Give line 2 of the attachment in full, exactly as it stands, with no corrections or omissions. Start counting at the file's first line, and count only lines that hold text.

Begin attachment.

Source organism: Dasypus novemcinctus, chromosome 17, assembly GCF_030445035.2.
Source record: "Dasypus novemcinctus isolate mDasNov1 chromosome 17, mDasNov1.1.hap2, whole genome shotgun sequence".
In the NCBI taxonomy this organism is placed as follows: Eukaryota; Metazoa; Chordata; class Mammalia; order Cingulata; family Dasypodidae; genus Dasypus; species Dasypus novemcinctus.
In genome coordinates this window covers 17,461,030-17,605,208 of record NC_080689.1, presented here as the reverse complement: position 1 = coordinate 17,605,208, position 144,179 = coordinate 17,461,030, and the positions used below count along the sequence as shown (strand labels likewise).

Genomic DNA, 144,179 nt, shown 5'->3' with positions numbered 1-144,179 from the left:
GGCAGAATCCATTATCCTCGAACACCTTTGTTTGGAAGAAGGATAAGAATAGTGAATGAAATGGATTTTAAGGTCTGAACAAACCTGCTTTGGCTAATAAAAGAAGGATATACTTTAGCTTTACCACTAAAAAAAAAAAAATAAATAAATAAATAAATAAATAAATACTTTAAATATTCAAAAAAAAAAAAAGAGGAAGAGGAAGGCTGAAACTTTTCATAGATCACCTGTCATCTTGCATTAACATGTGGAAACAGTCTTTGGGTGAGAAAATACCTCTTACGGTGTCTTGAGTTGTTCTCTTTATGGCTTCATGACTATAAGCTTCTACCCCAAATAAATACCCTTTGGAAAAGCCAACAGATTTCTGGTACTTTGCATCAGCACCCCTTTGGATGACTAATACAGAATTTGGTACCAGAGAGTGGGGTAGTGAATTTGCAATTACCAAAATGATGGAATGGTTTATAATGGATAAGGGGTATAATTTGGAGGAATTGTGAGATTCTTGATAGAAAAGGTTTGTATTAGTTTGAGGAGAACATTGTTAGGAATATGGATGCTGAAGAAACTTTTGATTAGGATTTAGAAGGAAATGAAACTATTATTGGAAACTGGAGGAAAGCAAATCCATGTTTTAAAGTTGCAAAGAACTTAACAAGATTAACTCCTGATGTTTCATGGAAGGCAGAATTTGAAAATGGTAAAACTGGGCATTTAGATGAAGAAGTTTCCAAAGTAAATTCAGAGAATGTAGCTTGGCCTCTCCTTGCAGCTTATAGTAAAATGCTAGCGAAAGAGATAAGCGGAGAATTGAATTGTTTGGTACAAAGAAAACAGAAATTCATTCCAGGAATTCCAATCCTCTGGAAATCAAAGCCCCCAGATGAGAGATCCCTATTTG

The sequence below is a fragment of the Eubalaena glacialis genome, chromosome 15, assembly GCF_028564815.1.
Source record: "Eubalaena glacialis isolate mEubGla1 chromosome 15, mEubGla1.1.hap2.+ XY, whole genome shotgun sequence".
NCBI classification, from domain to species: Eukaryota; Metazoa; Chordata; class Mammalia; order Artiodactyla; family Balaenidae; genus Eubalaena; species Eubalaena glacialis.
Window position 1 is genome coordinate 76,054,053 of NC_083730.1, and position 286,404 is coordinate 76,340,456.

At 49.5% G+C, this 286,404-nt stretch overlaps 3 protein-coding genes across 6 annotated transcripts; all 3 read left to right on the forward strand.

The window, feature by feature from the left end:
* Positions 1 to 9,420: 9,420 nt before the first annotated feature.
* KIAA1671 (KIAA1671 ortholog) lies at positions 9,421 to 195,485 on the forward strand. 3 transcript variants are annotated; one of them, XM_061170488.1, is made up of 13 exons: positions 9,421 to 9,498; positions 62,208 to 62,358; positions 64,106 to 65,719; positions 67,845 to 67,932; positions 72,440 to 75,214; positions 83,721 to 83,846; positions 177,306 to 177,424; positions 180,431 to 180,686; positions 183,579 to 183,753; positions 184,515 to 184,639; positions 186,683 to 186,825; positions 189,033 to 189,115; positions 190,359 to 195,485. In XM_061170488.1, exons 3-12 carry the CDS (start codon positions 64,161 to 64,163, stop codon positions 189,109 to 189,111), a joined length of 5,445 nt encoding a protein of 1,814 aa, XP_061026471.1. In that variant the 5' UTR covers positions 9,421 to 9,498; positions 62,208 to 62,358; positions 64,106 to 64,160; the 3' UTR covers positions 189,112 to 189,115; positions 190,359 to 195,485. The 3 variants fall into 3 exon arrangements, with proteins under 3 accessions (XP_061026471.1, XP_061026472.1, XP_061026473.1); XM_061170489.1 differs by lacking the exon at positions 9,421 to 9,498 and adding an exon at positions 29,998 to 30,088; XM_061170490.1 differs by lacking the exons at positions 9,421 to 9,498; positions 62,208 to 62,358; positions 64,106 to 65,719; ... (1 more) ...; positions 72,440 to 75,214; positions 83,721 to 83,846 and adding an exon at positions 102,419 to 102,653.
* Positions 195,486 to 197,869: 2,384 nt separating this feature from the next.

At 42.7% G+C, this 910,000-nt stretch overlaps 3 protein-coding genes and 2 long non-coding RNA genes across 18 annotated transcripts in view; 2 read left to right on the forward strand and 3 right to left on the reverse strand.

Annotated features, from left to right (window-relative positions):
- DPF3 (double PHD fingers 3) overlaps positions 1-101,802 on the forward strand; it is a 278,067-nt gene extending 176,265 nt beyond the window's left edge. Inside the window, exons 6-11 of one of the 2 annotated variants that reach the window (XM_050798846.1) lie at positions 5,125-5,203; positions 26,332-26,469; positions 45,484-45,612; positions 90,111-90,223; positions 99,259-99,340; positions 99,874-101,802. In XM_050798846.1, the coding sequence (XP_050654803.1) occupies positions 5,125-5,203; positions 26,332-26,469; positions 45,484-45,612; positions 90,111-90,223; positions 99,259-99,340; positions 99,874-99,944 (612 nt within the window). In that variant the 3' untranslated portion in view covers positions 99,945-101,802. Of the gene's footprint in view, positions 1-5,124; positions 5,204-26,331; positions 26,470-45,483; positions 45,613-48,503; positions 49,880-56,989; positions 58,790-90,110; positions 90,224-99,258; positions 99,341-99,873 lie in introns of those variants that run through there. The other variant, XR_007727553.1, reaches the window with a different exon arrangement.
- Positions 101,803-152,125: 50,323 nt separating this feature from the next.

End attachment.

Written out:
Source record: "Dasypus novemcinctus isolate mDasNov1 chromosome 17, mDasNov1.1.hap2, whole genome shotgun sequence".